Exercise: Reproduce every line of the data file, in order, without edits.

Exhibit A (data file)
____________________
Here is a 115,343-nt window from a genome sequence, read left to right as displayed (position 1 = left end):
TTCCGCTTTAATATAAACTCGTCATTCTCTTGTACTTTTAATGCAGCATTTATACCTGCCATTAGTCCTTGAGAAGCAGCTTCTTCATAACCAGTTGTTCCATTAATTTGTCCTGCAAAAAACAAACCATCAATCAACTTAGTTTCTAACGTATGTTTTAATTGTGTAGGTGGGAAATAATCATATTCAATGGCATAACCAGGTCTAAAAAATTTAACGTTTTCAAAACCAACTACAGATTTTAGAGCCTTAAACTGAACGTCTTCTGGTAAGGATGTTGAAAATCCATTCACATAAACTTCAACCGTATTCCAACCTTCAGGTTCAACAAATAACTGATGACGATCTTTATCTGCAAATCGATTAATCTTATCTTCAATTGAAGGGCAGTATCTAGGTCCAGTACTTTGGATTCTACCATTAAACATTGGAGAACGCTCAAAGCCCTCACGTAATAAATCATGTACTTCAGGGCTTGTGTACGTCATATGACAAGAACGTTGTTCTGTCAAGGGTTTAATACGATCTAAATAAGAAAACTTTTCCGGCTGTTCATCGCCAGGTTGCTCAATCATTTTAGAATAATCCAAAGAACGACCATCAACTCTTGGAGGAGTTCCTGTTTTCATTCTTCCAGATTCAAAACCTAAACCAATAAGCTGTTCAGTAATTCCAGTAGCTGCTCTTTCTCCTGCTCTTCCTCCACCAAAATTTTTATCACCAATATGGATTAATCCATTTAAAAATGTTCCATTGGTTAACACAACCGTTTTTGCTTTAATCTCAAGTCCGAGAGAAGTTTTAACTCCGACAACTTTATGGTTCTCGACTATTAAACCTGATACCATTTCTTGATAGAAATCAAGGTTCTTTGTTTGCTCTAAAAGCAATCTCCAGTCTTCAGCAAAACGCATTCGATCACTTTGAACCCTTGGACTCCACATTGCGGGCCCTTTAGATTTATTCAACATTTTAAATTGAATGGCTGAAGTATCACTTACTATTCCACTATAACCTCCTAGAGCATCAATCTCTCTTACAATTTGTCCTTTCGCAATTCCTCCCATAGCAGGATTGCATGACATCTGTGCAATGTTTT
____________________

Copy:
Here is a 115,343-nt window from a genome sequence, read left to right as displayed (position 1 = left end):
TTCCGCTTTAATATAAACTCGTCATTCTCTTGTACTTTTAATGCAGCATTTATACCTGCCATTAGTCCTTGAGAAGCAGCTTCTTCATAACCAGTTGTTCCATTAATTTGTCCTGCAAAAAACAAACCATCAATCAACTTAGTTTCTAACGTATGTTTTAATTGTGTAGGTGGGAAATAATCATATTCAATGGCATAACCAGGTCTAAAAAATTTAACGTTTTCAAAACCAACTACAGATTTTAGAGCCTTAAACTGAACGTCTTCTGGTAAGGATGTTGAAAATCCATTCACATAAACTTCAACCGTATTCCAACCTTCAGGTTCAACAAATAACTGATGACGATCTTTATCTGCAAATCGATTAATCTTATCTTCAATTGAAGGGCAGTATCTAGGTCCAGTACTTTGGATTCTACCATTAAACATTGGAGAACGCTCAAAGCCCTCACGTAATAAATCATGTACTTCAGGGCTTGTGTACGTCATATGACAAGAACGTTGTTCTGTCAAGGGTTTAATACGATCTAAATAAGAAAACTTTTCCGGCTGTTCATCGCCAGGTTGCTCAATCATTTTAGAATAATCCAAAGAACGACCATCAACTCTTGGAGGAGTTCCTGTTTTCATTCTTCCAGATTCAAAACCTAAACCAATAAGCTGTTCAGTAATTCCAGTAGCTGCTCTTTCTCCTGCTCTTCCTCCACCAAAATTTTTATCACCAATATGGATTAATCCATTTAAAAATGTTCCATTGGTTAACACAACCGTTTTTGCTTTAATCTCAAGTCCGAGAGAAGTTTTAACTCCGACAACTTTATGGTTCTCGACTATTAAACCTGATACCATTTCTTGATAGAAATCAAGGTTCTTTGTTTGCTCTAAAAGCAATCTCCAGTCTTCAGCAAAACGCATTCGATCACTTTGAACCCTTGGACTCCACATTGCGGGCCCTTTAGATTTATTCAACATTTTAAATTGAATGGCTGAAGTATCACTTACTATTCCACTATAACCTCCTAGAGCATCAATCTCTCTTACAATTTGTCCTTTCGCAATTCCTCCCATAGCAGGATTGCATGACATCTGTGCAATGTTTT